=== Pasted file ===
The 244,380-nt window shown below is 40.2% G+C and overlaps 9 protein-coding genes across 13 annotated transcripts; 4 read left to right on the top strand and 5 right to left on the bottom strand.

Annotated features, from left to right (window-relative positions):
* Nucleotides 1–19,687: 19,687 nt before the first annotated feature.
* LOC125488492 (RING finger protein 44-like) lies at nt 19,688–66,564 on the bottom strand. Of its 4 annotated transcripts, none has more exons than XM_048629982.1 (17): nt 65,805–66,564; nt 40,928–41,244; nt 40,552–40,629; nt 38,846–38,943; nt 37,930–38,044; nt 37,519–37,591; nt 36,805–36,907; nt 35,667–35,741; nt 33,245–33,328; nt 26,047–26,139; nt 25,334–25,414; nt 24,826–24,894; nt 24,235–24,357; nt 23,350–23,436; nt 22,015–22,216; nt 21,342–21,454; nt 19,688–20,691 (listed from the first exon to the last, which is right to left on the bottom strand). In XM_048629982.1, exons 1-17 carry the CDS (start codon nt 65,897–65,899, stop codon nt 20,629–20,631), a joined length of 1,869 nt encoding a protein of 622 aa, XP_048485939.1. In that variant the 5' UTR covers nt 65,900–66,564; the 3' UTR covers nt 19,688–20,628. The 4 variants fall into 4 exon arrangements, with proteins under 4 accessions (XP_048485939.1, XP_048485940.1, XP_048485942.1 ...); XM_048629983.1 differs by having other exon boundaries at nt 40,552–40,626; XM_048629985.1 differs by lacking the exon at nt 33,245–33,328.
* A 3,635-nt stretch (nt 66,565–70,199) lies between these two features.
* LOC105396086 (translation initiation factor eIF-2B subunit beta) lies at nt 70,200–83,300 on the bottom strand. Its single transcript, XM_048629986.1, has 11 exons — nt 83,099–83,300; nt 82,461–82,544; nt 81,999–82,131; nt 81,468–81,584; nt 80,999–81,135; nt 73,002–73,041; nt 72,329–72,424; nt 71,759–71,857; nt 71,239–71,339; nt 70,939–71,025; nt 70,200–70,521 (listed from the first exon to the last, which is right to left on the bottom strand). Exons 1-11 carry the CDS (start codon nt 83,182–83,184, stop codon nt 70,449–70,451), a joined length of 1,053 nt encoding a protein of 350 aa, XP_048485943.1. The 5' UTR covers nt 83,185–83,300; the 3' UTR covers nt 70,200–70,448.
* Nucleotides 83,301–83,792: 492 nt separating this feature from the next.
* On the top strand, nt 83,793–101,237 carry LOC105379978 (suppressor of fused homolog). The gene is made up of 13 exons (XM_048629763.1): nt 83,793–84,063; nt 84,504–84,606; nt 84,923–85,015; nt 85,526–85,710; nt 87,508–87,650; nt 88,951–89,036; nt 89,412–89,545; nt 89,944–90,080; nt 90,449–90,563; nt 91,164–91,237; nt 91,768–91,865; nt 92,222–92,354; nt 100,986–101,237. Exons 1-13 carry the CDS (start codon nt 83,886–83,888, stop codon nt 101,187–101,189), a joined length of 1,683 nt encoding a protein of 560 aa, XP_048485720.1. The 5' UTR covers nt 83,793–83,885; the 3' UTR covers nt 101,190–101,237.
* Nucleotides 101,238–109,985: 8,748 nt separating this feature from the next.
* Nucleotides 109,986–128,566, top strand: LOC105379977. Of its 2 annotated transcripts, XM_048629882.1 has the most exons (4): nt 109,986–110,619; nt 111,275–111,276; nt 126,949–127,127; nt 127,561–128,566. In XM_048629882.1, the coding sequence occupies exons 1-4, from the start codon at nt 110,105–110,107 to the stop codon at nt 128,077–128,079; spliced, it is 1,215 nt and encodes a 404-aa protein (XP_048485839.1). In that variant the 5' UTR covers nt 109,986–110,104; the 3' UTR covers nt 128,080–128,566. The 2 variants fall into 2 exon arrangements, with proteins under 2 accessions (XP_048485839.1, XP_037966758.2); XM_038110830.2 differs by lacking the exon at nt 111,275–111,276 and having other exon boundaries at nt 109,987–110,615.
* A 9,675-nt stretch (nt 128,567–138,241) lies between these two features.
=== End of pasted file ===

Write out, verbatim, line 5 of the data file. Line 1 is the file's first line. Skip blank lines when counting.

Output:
* A 3,635-nt stretch (nt 66,565–70,199) lies between these two features.